A Beaconite discovered this week that the Department of Motor Vehicles has not yet resumed offering road tests for those trying to obtain a driver’s licence — and also refuses to register a new car for those who are unlicensed, inevitably leading to trapping some drivers in a Catch-22. The DMV, in her experience, has generally been among the most pleasant and reasonable public agencies, so this development was disappointing. If for some reason the agency can’t resume road tests immediately, she suggests that it figure out a temporary solution, because going without transportation is impossible for most people — especially in a time when the pandemic restrictions mean that public transportation and even hitchhiking options are extremely limited.
When Hurricane Teddy passed hundreds of miles north of the Virgin Islands, it brought a Beaconite a welcome surprise this weekend: a strong ocean swell. The Beaconite had caught the surfing bug just as the territory went into lockdown, so he was excited to get back in the water. Whether because of the strong surf or because he had rusted during his weeks inside, his two surf sessions did not quite go as planned. On Saturday the waves were larger than anything he had ever surfed. Figuring he was due for a nice adrenaline rush, the Beaconite decided to shake off his fear and paddle out instead. About an hour in, he found himself unable to power past a (seemingly) towering approaching wave, which broke straight on top of him, as did another, and then two more after that, at which point he decided to call it a day and head to shore. With less intimidating waves the day after, he was much more confident, which may be why he didn’t pay full attention to the leash he improperly attached to his board. It was at first quite horrifying to feel his board — which doubles as a life jacket — ripped away after a wave crashed on top of him, but the Beaconite managed to calm his nerves and swim back to shore unscathed. Though he felt like a bozo for potentially endangering others with his incompetence, he also felt more confident in his ability to handle himself in the water, and he was thankful for some excitement to clean out the drudgery of the past few weeks. Nothing like a forced quarantine to make oneself grateful for terrifying oceanic experiences.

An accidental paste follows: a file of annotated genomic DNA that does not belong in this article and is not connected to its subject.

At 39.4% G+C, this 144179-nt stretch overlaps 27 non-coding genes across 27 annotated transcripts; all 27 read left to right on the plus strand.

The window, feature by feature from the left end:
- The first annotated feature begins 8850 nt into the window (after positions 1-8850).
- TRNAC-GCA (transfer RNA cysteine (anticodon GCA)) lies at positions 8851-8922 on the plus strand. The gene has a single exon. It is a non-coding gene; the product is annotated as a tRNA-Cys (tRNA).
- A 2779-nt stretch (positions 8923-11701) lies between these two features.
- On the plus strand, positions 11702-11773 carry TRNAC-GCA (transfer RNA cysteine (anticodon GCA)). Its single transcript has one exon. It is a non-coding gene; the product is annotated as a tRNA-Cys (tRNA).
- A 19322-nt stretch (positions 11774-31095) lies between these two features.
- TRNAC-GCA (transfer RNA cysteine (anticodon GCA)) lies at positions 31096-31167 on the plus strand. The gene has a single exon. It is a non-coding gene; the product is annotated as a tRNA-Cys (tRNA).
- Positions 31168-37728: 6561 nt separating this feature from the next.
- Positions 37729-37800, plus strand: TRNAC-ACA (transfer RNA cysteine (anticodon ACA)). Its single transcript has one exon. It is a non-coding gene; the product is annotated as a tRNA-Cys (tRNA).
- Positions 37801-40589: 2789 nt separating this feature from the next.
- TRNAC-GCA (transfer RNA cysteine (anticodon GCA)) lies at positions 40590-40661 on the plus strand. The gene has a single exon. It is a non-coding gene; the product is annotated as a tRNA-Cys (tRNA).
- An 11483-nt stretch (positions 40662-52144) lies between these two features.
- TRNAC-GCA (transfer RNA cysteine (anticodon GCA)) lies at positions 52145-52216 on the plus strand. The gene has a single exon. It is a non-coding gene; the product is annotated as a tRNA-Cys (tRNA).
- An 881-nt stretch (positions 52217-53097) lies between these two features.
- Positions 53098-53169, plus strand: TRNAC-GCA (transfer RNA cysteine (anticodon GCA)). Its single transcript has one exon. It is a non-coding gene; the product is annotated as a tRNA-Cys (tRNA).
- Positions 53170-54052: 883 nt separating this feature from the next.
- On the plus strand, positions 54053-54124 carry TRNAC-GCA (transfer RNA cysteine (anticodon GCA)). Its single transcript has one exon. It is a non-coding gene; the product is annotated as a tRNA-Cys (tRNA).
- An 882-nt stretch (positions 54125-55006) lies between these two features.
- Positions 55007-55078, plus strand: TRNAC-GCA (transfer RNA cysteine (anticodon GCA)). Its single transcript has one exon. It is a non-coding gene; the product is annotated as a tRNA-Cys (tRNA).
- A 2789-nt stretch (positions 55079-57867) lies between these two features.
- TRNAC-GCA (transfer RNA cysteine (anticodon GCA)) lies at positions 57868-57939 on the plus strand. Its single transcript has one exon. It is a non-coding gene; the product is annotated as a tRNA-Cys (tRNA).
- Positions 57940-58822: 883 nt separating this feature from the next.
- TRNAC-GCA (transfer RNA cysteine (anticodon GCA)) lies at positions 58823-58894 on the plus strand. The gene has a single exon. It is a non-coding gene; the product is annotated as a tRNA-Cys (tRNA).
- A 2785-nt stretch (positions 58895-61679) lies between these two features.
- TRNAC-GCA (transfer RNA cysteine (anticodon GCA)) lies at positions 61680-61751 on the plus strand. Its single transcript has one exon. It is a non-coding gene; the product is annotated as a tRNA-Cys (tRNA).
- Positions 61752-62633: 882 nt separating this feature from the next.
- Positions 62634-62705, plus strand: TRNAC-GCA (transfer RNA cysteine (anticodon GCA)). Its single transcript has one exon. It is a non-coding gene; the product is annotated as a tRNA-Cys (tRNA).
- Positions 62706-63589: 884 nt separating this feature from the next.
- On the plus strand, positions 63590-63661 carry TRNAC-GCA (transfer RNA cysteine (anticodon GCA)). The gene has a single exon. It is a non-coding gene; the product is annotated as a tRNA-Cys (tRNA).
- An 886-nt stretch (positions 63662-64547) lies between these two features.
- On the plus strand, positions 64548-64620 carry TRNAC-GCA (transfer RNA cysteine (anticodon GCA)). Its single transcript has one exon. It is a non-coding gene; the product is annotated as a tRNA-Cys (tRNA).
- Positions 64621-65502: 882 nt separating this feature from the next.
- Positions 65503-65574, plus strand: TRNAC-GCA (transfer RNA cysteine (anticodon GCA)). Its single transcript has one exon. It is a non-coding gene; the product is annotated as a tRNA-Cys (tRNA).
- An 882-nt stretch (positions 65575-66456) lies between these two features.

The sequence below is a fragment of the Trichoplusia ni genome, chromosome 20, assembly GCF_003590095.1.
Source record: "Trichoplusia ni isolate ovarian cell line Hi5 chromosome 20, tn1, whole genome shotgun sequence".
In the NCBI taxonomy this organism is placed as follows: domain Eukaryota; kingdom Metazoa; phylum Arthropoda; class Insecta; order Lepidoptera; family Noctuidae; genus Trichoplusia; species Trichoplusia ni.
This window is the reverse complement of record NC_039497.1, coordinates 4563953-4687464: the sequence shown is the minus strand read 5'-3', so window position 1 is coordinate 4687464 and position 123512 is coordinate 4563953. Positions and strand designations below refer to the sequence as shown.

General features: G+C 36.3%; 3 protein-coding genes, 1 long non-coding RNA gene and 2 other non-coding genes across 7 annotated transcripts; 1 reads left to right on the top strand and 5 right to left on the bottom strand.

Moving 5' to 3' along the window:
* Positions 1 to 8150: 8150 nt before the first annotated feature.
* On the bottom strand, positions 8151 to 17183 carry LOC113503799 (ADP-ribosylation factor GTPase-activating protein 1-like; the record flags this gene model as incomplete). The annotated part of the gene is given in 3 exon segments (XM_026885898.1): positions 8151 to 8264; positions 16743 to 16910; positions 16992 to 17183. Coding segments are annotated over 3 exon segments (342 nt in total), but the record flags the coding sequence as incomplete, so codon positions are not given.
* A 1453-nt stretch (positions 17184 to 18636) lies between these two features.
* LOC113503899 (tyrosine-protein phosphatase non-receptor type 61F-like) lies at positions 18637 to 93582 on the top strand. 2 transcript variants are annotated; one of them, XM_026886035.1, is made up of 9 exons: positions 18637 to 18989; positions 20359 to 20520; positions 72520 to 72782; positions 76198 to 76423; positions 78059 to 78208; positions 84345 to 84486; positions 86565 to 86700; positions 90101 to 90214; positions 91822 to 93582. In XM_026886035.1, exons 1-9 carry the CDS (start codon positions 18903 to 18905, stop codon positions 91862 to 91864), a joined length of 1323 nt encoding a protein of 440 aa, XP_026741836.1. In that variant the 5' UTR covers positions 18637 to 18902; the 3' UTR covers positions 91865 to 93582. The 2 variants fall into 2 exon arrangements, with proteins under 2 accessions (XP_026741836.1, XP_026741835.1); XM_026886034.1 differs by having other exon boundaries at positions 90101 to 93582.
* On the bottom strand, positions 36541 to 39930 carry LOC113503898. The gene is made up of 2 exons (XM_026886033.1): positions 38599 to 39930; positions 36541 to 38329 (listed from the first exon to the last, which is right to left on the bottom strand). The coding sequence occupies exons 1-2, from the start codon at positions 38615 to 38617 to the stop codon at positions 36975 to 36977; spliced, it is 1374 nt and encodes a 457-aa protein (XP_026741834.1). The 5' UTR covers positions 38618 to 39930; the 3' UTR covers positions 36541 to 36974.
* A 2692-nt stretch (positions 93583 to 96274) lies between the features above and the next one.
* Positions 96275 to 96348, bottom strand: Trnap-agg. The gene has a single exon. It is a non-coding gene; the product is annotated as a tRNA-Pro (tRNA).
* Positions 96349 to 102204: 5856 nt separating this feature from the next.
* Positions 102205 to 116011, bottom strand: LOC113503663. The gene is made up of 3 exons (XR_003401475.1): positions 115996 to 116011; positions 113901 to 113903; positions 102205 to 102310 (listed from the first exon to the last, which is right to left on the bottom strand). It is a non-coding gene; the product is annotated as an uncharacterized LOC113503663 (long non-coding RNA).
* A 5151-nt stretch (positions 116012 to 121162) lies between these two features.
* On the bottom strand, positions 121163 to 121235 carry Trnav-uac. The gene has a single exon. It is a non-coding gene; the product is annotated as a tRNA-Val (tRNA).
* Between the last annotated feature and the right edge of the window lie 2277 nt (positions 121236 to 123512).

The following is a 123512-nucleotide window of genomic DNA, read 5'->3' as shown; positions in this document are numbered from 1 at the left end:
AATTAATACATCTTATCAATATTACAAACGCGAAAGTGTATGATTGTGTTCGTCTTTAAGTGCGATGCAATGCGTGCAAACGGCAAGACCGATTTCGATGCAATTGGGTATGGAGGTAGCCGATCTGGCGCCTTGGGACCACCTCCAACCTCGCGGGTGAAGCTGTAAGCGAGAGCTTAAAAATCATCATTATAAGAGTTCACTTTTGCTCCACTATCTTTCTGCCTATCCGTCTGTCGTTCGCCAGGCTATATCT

Leaving on a jet plane
A Beaconite said goodbye to her first foster dog, Peaches, on Friday as dozens of cats and dogs boarded a freedom flight to the United States. She wishes the pup well on her new adventure and hopes her adoptive family falls in love with Peaches as quickly as she did. The Beaconite is grateful for everything the dog taught her, not the least of which was how to find moments of joy even in tough times. She still sometimes expects to see Peaches poke her head between her ankles to take a peek in the fridge, or gleefully launch onto the bed while the Beaconite is busy typing away at her desk. Best wishes to all the animals who flew out on Friday, especially those who still need to find a forever home.
A way forward
Mental health is a tricky thing to manage, and there aren’t always easy answers for how best to do it. While participating in a recent informal session about dealing with stress generated by the pandemic, a Beaconite found comfort in talking about what she’s found challenging: the isolation, separation from family, maintaining some sort of structure in a day spent entirely at home, and so on. She was also reminded that there are still opportunities to build stronger ties with other people even amid the constraints imposed by Covid-19. She looks forward to getting more involved in volunteer activities for starters. There is no way to wave a magic wand and reset things back to “normal,” and the community will undoubtedly encounter new challenges before the world learns how to manage the pandemic. But in difficult moments, it’s important to take a breather, remember to be kind to oneself, and find a productive way forward.